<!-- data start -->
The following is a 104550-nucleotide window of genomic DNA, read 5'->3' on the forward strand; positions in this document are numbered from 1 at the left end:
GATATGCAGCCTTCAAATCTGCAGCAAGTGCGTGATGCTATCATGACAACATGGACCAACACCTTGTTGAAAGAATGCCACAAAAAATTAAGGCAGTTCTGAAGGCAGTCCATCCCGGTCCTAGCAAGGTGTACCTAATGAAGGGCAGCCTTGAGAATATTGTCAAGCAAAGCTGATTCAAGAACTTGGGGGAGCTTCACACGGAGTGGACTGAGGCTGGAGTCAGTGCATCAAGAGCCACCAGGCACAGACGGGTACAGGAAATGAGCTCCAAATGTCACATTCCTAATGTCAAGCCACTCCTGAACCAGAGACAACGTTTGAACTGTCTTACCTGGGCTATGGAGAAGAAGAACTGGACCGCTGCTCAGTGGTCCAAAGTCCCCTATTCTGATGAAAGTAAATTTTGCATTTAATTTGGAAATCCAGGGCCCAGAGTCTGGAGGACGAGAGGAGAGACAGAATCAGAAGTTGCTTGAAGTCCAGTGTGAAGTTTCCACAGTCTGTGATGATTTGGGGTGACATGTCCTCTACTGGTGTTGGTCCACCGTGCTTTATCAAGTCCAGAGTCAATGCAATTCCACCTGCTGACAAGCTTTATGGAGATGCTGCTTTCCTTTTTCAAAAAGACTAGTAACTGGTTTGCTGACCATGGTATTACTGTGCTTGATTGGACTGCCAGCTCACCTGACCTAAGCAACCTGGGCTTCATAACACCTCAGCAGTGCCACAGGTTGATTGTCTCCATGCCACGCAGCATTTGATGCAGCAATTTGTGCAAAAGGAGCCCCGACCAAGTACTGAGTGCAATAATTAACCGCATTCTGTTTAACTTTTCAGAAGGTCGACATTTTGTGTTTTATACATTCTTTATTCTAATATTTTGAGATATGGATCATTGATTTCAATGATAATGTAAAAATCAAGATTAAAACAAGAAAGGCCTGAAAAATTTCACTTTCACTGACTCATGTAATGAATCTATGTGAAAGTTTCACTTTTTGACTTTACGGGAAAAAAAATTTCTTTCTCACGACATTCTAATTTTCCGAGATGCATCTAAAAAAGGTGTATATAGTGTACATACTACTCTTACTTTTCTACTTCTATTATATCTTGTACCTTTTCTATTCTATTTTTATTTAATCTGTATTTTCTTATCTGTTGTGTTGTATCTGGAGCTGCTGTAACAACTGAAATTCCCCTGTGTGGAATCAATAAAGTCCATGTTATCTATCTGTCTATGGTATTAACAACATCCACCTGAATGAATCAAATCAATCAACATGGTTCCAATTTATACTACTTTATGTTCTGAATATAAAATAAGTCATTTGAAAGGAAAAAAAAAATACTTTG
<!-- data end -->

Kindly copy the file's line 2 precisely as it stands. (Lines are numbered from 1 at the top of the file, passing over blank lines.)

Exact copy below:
GATATGCAGCCTTCAAATCTGCAGCAAGTGCGTGATGCTATCATGACAACATGGACCAACACCTTGTTGAAAGAATGCCACAAAAAATTAAGGCAGTTCTGAAGGCAGTCCATCCCGGTCCTAGCAAGGTGTACCTAATGAAGGGCAGCCTTGAGAATATTGTCAAGCAAAGCTGATTCAAGAACTTGGGGGAGCTTCACACGGAGTGGACTGAGGCTGGAGTCAGTGCATCAAGAGCCACCAGGCACAGACGGGTACAGGAAATGAGCTCCAAATGTCACATTCCTAATGTCAAGCCACTCCTGAACCAGAGACAACGTTTGAACTGTCTTACCTGGGCTATGGAGAAGAAGAACTGGACCGCTGCTCAGTGGTCCAAAGTCCCCTATTCTGATGAAAGTAAATTTTGCATTTAATTTGGAAATCCAGGGCCCAGAGTCTGGAGGACGAGAGGAGAGACAGAATCAGAAGTTGCTTGAAGTCCAGTGTGAAGTTTCCACAGTCTGTGATGATTTGGGGTGACATGTCCTCTACTGGTGTTGGTCCACCGTGCTTTATCAAGTCCAGAGTCAATGCAATTCCACCTGCTGACAAGCTTTATGGAGATGCTGCTTTCCTTTTTCAAAAAGACTAGTAACTGGTTTGCTGACCATGGTATTACTGTGCTTGATTGGACTGCCAGCTCACCTGACCTAAGCAACCTGGGCTTCATAACACCTCAGCAGTGCCACAGGTTGATTGTCTCCATGCCACGCAGCATTTGATGCAGCAATTTGTGCAAAAGGAGCCCCGACCAAGTACTGAGTGCAATAATTAACCGCATTCTGTTTAACTTTTCAGAAGGTCGACATTTTGTGTTTTATACATTCTTTATTCTAATATTTTGAGATATGGATCATTGATTTCAATGATAATGTAAAAATCAAGATTAAAACAAGAAAGGCCTGAAAAATTTCACTTTCACTGACTCATGTAATGAATCTATGTGAAAGTTTCACTTTTTGACTTTACGGGAAAAAAAATTTCTTTCTCACGACATTCTAATTTTCCGAGATGCATCTAAAAAAGGTGTATATAGTGTACATACTACTCTTACTTTTCTACTTCTATTATATCTTGTACCTTTTCTATTCTATTTTTATTTAATCTGTATTTTCTTATCTGTTGTGTTGTATCTGGAGCTGCTGTAACAACTGAAATTCCCCTGTGTGGAATCAATAAAGTCCATGTTATCTATCTGTCTATGGTATTAACAACATCCACCTGAATGAATCAAATCAATCAACATGGTTCCAATTTATACTACTTTATGTTCTGAATATAAAATAAGTCATTTGAAAGGAAAAAAAAAATACTTTG